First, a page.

Jog, mine is only 16, but I have been having the same thoughts and feelings. I am starting slowly now to make some changes. She is supposed to have a job - although the training start date is slow to be announced... :crazy2: we shall see.

    I will be anticipating others comments and I also wonder if it would help to put something in Parent Emeritus to see if those more experienced can share what worked, what didn't and what they wish they did now looking back.

    What do you think?
  7. cage11

    cage11 New Member

    I have to tell you it took me years to get to this point. Her psychiatrist has been telling me to let her go - better we put her out than she goes on her own (the whole control thing). But, it is very painful. This must be what grief feels like.

    Her first comment when I told her to go was, "you are kidding, right?!" When I told her I wasn't she got angry and told me to "leave the room before I punch you in the face!". I told her I would call the police. She calmed down (thanks to her brother and a friend of his and hers that was here - also bipolar), showered and left. She asked me, "what about work tomorrow?". I told her to pack her uniform and take it with her. She packed and left without a word. Funny, later she calls me and tells me she is with a friend (in a car with loud noise). Then she texted me and told me if her other friend calls the house don't answer. My reply was, "whatever". All this leads me to believe she doesn't take me seriously.

    And, guess what? I'm such a wimp and so upset I would probably fall for her pleads to come home and manipulation. I'm trying really hard to be tough. I'm trying to make the goals to return home realistic - follow house rules, make an appointment. to talk to her advisor for college (she blew it off the other day), write the thank you cards for the graduation money she quickly cashed a month ago from her aunt and grandmother, make and keep and appointment. with her psychiatrist and take her medication.

    I'm not sure if she will spiral out of control or come around. My son told me she asked him before she left, "Do you think mom is trying to teach me a lesson?" To which he replied, "Dah, are you going to listen this time?!" Much will depend on if she takes her medication or not. I have to set it out for her nightly. She refused to take it with her, then came back in the house and asked me where her pill case was. I hope that's a good sign. But she also takes medication for herpes (yes, a result of sex with the wrong people). So she may only take that. sigh.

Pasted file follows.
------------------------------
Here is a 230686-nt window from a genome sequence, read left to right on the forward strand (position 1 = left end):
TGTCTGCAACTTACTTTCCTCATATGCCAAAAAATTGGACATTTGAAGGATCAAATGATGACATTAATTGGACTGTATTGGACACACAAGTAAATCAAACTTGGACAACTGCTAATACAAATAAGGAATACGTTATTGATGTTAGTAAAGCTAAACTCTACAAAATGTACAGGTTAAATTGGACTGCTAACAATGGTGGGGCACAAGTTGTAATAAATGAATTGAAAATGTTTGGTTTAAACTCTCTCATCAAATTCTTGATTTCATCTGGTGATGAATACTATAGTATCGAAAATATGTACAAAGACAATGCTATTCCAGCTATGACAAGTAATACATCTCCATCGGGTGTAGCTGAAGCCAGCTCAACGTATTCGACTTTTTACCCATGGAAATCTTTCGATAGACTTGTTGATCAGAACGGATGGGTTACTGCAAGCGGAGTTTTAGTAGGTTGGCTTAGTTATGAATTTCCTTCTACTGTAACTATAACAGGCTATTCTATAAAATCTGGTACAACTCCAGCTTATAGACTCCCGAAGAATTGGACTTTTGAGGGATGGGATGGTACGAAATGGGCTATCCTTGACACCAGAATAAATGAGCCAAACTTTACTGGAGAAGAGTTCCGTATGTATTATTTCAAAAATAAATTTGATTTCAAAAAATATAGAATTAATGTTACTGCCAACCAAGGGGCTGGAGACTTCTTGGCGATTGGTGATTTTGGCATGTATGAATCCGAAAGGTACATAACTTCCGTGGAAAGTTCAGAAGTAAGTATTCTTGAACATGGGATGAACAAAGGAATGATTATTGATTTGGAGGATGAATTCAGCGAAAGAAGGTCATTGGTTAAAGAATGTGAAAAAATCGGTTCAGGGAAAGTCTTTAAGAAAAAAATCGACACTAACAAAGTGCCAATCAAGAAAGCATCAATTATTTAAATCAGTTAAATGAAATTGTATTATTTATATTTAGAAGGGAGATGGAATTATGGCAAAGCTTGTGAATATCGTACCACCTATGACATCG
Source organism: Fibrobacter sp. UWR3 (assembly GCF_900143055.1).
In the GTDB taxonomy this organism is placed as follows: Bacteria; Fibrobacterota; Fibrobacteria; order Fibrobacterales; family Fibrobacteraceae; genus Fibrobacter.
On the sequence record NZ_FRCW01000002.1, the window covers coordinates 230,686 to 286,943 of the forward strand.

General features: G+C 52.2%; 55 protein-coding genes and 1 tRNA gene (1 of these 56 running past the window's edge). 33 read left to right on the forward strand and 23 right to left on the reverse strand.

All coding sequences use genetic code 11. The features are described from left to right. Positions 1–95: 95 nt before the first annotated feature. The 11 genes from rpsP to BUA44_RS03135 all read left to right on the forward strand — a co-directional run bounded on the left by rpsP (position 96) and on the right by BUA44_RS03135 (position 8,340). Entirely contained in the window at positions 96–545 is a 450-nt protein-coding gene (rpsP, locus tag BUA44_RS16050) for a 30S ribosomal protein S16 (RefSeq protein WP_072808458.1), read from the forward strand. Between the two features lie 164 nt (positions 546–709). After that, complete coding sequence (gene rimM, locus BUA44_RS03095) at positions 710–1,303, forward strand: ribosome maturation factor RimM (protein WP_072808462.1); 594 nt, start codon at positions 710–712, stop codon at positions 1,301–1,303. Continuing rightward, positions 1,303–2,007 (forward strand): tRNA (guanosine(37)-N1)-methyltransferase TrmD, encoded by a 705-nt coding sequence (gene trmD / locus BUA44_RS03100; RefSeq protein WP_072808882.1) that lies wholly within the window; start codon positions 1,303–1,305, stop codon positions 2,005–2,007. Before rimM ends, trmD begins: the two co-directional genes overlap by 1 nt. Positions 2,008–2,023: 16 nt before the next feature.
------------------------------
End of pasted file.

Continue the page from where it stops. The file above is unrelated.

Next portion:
In my heart I think she will be back. Despite all this we are very close. All day I've been wondering what an acceptable curfew would be for her. What do you think? She is 18 and graduated and has a part time job bussing tables. As soon as summer hit she decided she was allowed to stay out all night. She only comes home maybe 3 nights a week and sometimes at 4 or 5 am. I don't want to make the limits so unrealistic that she will fail and be kicked out again (if she does come back which I think she will).

    Any thoughts?
  8. hearts and roses

    hearts and roses Mind Reader

    Cage11, My thoughts on curfew are kind of conservative I think. Since she's 18, graduated and has a PT job, I'd say 11 during the week and 2 on weekends. Considering she's in your home and you need your sleep, 2 is fair, in my opinion. However, there are some parents who feel "okay, they are 18 - whatever". That's not me. I have a friend who never EVER imposed a curfew with her daughters. They learned on their own that they couldn't function properly without sleeping. Haha - they learned. Mine would not.

    busywend: I've been teaching my girls about life and banking and jobs since forever. They each had real jobs when they turned 16 - it is a requisite in our house. Actually difficult child had her first real job at 15 and she loves working. She's not working now because of the suicidal thing a few weeks ago - I made her quit because it was stressing her out. I think it's important to start young, it's just that with difficult child's it takes way longer than it did with my easy child. Ugh.

    I think posting in the parenting emeritus is a good idea. I supposed I will just cut and paste it there. Thanks - good thinking!
  9. busywend

    busywend Well-Known Member Staff Member

    JoG, my difficult child starts her first job on Monday!

    I am hoping she loves it... hehe!

    I will look for your post in PE now.
  10. hearts and roses

    hearts and roses Mind Reader


    Good for your difficult child!!

    My difficult child has been volunteering her time working with my sister in her bird clinic. Yesterday, my sister called me around 9:30 and said difficult child never showed up. Hmmm, I wondered since she left when I did and said she was going straight there at 8:15AM.

    So, my sister called me back about an hour later and told me she went down to her clinic and there was a note from difficult child telling her she measured out all the dead mice and fed all the birds and gave them fresh water. Said she didn't want to wake my sister up (she recovering from surgery). Haha - how funny (cool and amazing!) is that? difficult child DID show up, did the work and then met a friend for coffee afterwards. difficult child IS capable. My sister was so impressed that she came over and did all her work without waking her - that difficult child was so confident in her ability to KNOW what to do.

    It's times like this that leave me scratching my head in wonder. Cool huh?
  11. busywend

    busywend Well-Known Member Staff Member

    JoG - that IS VERY COOL!!!!

    Kudos to your difficult child!

    And to you!